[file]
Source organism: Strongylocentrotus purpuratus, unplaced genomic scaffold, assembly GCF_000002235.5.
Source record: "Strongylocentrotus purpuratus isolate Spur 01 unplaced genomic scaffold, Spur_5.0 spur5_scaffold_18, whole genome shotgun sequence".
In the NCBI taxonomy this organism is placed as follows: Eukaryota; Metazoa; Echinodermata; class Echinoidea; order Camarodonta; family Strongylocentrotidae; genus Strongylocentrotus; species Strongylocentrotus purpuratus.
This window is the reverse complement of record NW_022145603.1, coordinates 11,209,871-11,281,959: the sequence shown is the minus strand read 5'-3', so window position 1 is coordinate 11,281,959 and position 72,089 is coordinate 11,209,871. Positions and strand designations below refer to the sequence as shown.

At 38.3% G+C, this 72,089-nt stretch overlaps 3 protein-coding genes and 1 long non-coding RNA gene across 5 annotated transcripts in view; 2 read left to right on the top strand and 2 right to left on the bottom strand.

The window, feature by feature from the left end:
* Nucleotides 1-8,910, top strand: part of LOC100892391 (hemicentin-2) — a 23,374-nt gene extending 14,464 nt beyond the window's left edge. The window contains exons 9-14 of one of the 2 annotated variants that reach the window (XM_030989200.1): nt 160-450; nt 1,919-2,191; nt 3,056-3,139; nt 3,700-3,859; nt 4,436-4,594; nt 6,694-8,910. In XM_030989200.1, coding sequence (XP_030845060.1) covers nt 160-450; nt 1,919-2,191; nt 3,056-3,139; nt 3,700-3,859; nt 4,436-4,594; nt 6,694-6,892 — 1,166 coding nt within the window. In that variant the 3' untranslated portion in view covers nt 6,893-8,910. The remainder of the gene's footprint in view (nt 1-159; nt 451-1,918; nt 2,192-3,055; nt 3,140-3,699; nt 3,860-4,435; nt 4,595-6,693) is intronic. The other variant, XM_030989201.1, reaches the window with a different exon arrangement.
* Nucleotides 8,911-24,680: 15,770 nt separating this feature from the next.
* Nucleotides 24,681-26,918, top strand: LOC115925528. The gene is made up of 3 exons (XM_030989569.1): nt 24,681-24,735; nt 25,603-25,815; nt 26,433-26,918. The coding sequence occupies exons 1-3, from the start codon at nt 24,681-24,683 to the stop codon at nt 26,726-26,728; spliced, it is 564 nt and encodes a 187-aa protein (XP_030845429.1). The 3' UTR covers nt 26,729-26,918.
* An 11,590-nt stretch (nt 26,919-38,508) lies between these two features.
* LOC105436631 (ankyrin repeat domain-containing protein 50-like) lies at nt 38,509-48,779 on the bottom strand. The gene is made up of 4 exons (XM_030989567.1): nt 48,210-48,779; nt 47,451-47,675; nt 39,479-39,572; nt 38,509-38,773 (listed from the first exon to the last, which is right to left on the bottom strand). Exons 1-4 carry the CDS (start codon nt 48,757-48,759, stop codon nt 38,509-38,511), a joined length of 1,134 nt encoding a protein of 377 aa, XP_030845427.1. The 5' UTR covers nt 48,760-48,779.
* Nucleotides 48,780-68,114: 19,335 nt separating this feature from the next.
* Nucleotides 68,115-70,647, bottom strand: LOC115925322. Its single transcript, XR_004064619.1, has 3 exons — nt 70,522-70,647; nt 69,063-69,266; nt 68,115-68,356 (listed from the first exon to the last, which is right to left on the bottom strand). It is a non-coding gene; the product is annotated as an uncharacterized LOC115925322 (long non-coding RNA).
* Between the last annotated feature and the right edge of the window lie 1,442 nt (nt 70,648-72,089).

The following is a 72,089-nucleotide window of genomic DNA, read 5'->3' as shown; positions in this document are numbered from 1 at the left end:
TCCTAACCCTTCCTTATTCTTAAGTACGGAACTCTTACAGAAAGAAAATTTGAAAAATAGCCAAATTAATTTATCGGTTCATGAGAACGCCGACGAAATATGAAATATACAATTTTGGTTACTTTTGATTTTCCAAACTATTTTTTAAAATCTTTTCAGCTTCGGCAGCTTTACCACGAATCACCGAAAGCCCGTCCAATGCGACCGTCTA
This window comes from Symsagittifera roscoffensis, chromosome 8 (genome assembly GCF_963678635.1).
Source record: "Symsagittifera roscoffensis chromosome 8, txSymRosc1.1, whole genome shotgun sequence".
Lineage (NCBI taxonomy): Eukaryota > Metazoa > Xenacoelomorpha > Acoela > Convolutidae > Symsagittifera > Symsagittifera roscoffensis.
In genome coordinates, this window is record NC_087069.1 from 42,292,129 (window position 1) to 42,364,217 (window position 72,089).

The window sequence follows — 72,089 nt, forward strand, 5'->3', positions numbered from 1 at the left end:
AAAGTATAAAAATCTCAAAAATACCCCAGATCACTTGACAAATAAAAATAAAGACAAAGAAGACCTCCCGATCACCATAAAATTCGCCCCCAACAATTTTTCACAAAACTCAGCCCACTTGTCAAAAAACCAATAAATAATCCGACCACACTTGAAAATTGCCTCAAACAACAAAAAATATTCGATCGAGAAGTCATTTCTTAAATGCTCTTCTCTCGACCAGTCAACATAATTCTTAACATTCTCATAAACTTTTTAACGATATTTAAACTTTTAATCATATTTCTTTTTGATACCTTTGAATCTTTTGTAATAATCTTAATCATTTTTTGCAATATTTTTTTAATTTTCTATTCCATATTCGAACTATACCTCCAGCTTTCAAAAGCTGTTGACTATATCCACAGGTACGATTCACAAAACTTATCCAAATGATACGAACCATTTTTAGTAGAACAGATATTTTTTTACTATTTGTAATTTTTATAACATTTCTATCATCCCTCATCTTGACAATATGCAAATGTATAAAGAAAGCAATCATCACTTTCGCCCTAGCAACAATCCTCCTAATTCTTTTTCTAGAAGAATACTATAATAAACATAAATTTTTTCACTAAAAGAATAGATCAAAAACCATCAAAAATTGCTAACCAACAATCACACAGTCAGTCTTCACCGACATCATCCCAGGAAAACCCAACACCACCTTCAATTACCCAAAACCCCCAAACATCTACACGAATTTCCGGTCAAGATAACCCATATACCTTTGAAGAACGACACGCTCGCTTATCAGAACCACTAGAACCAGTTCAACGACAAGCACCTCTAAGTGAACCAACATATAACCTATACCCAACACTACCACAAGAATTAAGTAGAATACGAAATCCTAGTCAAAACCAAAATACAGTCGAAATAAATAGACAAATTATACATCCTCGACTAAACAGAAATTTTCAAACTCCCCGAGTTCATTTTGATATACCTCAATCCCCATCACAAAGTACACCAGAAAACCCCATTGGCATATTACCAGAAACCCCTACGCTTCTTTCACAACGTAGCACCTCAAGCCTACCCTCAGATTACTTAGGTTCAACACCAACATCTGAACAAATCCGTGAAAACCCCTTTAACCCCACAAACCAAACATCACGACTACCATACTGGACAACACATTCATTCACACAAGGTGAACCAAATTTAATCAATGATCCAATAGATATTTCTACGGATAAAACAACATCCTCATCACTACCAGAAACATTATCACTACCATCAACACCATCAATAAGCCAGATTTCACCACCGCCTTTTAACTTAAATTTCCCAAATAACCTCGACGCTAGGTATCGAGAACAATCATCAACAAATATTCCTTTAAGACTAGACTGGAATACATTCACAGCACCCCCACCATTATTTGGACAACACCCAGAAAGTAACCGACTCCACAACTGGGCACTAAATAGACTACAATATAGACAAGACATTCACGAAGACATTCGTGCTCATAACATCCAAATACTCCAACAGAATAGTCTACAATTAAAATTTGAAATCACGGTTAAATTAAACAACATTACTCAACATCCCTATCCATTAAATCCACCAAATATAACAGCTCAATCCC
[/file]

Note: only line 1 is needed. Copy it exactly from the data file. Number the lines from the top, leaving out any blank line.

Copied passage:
Source organism: Strongylocentrotus purpuratus, unplaced genomic scaffold, assembly GCF_000002235.5.